Why has concert etiquette disappeared?

By Felicia Roehm

One of the great things about being so close to New York City is being able to see Broadway shows, performances and concerts without having to travel too far. The arts are all around us and they are full of creativity and fun; however, when at a concert it is important to remember to be respectful of the performer, yourself and others. Over the summer, performers were being hit on stage from fans throwing various items such as phones, bracelets and even chicken nuggets. 

On June 18, Bebe Rexha, was hit with a phone near her eye while performing in New York causing her to be hospitalized. A man from New Jersey was later charged with assault. Drake was also hit by a phone on his arm while performing in Chicago on July 5. On June 28, Kelsea Ballerini had to stop singing while performing in Idaho when she was hit in the eye by a bracelet. Harry Styles had a chicken nugget tossed at him while performing at Madison Square Garden on August 27. Singers having items thrown at them is risking their safety. At many concerts singers encourage interaction with their fans, but can it go too far? 

Nick Barbati, the assistant vice president of student affairs at Rider,  believes that although there is a connection between the performer and the fans, there is still an expectation of respect. Barbati created “R Factor” 12 years ago and has been a judge for the entirety of the annual show. “R Factor” includes a lot of audience interaction, however, that can also cause some frustration. 

“The audition round of the ‘R Factor’ lends itself well to audience interaction, but it got to the point when we were at the finals we actually had to repeatedly ask the audience to not shout out during performances and also to keep the energy positive, because that’s just the nature of the show,” said Barbati. “It’s supposed to be uplifting and also allow the performers to not be interrupted.” 

Barbati shared that 10 years ago there was a performer at “R Factor” that was just getting ready to sing and someone from the audience yelled out at them causing the performer to forget the words. 

“This is someone who really should have done well all things considered and was completely thrown off. And that sticks out to me ten years later because it was so memorable for the wrong reasons,” said Barbati. 

He is also one of the chaperones when students go to Broadway and he explains that often this is the first time these students are seeing a performance. Broadway is different from a concert because there is an expectation that the audience will sit, watch and listen whereas in a concert there is usually more noise and conversation. Barbati recalled a time he took students to see “The Lion King” and some students took their phones out in the middle of the performance.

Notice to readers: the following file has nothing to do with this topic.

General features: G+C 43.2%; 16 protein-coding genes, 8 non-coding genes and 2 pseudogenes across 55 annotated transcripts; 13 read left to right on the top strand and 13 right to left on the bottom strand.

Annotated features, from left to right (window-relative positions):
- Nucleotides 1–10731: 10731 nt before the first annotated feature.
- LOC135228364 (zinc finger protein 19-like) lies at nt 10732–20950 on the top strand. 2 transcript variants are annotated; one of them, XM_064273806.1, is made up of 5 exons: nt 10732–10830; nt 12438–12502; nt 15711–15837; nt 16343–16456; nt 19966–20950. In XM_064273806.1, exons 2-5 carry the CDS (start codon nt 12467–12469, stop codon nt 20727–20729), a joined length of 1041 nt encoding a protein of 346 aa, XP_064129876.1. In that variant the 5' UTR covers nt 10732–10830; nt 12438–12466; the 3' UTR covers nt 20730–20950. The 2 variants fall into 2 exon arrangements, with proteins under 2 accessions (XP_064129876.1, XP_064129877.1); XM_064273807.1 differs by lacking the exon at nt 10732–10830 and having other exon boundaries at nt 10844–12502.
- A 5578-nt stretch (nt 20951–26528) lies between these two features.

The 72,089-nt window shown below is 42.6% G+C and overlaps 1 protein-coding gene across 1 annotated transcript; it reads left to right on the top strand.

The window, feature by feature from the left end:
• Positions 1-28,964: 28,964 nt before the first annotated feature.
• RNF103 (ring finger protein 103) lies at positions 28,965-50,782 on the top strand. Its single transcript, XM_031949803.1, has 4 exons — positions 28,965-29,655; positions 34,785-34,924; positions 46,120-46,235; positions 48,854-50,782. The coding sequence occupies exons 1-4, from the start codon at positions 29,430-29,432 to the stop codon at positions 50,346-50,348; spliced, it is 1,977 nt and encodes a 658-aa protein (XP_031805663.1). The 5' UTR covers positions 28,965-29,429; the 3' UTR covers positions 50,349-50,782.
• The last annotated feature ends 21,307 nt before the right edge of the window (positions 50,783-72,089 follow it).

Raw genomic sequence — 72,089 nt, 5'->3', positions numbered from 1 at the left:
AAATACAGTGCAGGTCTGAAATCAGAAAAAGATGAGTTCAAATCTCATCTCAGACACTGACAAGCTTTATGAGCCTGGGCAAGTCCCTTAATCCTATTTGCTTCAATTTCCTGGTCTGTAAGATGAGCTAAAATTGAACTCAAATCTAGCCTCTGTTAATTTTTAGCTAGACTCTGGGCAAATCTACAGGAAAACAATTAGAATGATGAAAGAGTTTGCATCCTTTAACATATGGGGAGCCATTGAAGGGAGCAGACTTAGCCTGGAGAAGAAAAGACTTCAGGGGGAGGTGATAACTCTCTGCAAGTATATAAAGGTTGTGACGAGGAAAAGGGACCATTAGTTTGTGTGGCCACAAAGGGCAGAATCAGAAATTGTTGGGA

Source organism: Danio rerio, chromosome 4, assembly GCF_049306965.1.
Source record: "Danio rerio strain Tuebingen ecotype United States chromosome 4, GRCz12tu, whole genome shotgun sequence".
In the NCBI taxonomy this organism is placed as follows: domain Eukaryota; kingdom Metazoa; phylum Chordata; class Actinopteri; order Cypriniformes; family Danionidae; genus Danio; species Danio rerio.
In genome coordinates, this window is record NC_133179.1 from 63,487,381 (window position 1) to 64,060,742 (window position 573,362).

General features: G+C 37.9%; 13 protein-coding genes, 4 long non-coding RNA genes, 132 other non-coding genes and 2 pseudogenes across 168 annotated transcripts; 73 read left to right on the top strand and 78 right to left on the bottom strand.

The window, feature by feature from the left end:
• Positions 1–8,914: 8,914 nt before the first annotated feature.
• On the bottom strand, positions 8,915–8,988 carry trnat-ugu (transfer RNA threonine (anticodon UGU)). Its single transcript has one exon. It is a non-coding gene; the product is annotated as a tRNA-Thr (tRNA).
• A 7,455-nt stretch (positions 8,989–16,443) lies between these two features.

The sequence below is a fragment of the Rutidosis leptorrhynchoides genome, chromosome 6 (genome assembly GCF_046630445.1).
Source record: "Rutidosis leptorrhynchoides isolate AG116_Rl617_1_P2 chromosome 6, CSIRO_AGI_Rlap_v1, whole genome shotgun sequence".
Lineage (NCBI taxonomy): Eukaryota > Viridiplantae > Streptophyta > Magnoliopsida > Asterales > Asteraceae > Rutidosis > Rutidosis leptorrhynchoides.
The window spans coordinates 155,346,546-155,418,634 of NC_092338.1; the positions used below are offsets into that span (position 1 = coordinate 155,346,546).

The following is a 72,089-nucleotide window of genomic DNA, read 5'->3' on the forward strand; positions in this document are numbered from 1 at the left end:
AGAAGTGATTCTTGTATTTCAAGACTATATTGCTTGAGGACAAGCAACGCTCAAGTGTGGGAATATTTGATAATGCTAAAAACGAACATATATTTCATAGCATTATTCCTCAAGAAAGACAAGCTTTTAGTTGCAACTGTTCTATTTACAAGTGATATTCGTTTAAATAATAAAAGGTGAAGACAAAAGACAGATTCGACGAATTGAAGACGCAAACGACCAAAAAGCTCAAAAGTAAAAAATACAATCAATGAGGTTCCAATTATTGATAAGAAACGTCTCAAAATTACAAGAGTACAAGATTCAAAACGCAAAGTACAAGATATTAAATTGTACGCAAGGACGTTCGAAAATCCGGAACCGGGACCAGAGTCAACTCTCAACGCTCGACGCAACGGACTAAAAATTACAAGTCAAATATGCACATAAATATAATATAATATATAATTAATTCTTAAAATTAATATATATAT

“It was mortifying in the moment for me as the chaperone as everyone’s looking around at you. Many times, [it is] the students’ very first time seeing a Broadway show and they just didn’t know,” said Barbati. He explains that students are used to always having their phones out to capture a moment that now a disclaimer might have to be implemented so students know about show etiquette.

Barbati recently went to a Madonna concert at Madison Square Garden and had floor seats, but the woman sitting in front of him stood on her chair for the entire concert covering his view. The man sitting next him politely asked her to get off her seat so those behind her could see the show but the woman ignored him. 

“I was in an awkward position multiple times asking the security guard to come and take her down. Then it creates such an uncomfortable environment for you as an audience member. You can never fully ease into the show once etiquettes been breached,” said Barbati. 

He explains that concert performers are also very vulnerable when on stage and are performing in front of thousands of people. They are more likely to hear negative comments said about them while performing and have items thrown on stage.

 “Over the years that invisible barrier that exists between the audience and the performer has disappeared. Now to me, that throw of the items is like a symbolic breach of the relationship between artists and audience,” said Barbati. “It’s just horrible we went from throwing flowers at people to throwing phones.” 

Moving forward, Barbati shares that security must be very present and some performers have stopped performing to help take control of the crowds, alongside implementing rules to prevent harmful incidents from happening again. 

“It’s up to venues to announce what etiquette is expected and then enforcing it,” said Barbati. 

At a concert, remember to stay in your own space, don’t block anyone, take care of your belongings and don’t throw anything on the stage. 

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